A Chinese man suspected of stealing a prototype for the fourth generation iPhone has committed suicide.
Before his death, Sun Danyong told friends he had been beaten up by security staff from his firm, Foxconn, one of Apple's largest manufacturers.
Foxconn, a large Taiwanese company which employed Sun in its huge Shenzhen factory, has launched an investigation.
Apple says it is saddened by the death and is waiting for the results of the investigation.
"We require our suppliers to treat all workers with dignity and respect," Jill Tan, an Apple spokeswoman in Hong Kong, told reporters.
Sun Danyong was 25 when he threw himself off a 12-storey building last week.
As part of his job, he was responsible for shipping iPhone prototypes to Apple.
Such prototypes are a closely guarded secret, as Apple likes to keep its new products and upgrades under wraps until their launch date, to heighten customer anticipation.
On 13 July, Sun reported that he was missing one of the 16 units in his possession.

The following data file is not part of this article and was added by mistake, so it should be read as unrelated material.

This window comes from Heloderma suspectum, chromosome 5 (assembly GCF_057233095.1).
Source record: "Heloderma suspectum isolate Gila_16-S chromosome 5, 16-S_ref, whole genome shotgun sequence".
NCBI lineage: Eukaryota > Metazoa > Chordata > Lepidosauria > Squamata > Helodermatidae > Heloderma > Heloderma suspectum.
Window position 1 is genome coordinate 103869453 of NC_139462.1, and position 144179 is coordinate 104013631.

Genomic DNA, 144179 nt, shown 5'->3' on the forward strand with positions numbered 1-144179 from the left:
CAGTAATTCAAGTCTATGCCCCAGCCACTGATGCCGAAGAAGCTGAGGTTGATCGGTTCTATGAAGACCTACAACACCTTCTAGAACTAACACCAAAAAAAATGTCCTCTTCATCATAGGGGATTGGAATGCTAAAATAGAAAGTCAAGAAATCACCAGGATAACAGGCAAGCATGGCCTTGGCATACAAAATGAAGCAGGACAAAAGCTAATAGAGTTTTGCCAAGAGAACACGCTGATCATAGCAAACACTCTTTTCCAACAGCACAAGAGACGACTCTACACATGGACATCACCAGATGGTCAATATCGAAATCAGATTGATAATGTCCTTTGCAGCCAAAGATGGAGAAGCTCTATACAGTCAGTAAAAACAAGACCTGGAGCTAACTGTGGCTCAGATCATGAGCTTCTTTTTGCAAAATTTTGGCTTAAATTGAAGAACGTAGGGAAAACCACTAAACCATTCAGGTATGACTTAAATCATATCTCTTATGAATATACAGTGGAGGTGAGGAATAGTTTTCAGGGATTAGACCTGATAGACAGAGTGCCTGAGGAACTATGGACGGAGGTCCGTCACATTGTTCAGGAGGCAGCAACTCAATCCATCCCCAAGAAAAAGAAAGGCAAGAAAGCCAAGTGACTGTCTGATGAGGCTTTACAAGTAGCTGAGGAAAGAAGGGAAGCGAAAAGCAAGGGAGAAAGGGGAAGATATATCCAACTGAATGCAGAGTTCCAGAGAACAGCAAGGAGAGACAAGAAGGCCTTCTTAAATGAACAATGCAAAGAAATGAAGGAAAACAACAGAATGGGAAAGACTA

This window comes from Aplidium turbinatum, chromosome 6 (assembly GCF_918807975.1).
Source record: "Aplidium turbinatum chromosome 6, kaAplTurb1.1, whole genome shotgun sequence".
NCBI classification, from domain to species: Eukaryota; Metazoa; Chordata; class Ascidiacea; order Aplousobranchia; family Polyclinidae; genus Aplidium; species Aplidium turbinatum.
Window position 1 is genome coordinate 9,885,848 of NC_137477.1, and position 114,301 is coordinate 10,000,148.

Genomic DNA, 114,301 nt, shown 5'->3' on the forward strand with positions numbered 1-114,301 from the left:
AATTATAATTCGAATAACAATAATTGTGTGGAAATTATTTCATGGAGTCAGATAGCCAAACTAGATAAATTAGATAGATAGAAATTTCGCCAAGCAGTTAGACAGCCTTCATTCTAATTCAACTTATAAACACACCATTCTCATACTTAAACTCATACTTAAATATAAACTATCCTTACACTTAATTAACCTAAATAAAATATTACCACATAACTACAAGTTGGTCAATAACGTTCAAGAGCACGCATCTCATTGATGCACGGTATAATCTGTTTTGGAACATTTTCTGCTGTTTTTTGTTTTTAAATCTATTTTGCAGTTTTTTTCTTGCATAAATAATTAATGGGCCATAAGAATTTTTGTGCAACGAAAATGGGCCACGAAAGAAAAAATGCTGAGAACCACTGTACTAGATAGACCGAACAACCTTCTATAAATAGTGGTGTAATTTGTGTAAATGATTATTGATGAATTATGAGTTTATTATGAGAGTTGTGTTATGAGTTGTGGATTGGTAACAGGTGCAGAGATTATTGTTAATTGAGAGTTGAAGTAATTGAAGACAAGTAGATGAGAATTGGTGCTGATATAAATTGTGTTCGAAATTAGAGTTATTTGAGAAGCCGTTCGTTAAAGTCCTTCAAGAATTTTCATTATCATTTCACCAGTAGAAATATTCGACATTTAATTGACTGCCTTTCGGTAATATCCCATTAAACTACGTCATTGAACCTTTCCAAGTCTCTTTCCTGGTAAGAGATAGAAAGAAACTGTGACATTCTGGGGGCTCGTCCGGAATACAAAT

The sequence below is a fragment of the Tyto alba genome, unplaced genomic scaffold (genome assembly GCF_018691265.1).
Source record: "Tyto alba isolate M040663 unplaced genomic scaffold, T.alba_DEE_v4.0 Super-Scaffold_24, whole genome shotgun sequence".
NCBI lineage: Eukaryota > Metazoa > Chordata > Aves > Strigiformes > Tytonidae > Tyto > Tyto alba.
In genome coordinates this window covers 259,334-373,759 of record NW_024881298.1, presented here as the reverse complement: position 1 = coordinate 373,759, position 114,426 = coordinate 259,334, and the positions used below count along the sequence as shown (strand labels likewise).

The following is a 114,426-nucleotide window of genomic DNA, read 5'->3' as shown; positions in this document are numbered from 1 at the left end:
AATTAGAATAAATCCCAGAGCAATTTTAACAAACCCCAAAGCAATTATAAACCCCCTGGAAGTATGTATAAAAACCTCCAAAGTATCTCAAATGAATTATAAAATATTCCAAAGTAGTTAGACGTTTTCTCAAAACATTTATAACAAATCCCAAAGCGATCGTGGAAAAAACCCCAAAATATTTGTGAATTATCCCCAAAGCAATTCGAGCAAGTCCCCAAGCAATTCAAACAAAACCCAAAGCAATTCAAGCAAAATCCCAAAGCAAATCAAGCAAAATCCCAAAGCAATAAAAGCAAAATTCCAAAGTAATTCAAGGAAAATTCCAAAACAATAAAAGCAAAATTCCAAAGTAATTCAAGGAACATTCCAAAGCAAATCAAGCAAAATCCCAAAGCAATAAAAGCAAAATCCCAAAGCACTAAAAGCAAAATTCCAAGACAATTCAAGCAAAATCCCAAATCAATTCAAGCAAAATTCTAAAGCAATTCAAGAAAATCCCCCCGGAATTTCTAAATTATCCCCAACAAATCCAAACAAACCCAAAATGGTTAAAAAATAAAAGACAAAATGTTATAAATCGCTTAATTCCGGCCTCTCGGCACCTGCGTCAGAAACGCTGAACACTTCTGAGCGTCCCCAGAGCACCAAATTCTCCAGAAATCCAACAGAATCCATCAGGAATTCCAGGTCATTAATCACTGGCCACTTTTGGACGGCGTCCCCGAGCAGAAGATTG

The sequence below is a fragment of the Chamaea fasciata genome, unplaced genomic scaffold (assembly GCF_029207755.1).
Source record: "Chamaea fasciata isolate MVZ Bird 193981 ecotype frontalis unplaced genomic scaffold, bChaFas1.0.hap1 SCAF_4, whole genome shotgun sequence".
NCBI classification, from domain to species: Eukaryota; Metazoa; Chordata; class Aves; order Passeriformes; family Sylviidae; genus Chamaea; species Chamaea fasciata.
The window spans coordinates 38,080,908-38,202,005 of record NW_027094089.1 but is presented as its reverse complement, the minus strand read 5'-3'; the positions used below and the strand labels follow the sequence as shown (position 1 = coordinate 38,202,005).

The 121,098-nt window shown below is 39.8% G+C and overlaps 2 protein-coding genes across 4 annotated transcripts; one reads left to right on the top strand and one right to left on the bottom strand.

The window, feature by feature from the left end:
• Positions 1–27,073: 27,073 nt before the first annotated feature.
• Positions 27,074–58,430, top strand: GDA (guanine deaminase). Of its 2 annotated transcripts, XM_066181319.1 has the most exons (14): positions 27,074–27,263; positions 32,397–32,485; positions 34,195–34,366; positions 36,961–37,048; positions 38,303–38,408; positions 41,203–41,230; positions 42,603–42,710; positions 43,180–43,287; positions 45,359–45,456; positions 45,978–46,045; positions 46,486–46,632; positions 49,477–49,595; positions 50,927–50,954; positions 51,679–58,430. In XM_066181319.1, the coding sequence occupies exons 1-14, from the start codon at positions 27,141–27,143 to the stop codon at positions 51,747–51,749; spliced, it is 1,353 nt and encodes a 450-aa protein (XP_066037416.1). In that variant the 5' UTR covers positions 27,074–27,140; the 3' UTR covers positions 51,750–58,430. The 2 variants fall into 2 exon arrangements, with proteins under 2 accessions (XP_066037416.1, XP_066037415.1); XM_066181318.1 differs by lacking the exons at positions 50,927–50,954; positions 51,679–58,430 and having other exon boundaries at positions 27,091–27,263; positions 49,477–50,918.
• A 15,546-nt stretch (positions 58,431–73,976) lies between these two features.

The company immediately launched an investigation into the disappearance; three days later he had jumped to his death.
Sun's former classmates have told Chinese newspapers that during the firm's investigation he was beaten, his house was searched and he was locked up alone in a room.
They say he described what happened in an online chat with them as one of the most humiliating experiences of his life.
Foxconn and the local public security bureau are investigating the allegations, and the firm has expressed its condolences to Sun's family and set up extra counselling services for employees.
It has also has suspended its chief of security, Gu Qinming.
Mr Gu denies hitting Sun, and a CCTV image of the worker on the day before he died - which was featured on the front page of the local Nanfang Metropolitan Daily on Wednesday - appears to back up Mr Gu's version of events.
According to a BBC correspondent in Beijing, Chris Hogg, Foxconn has faced allegations in the past that it treats its employees poorly.
It has always denied such claims, and was cleared by Apple of any serious abuses, our correspondent says.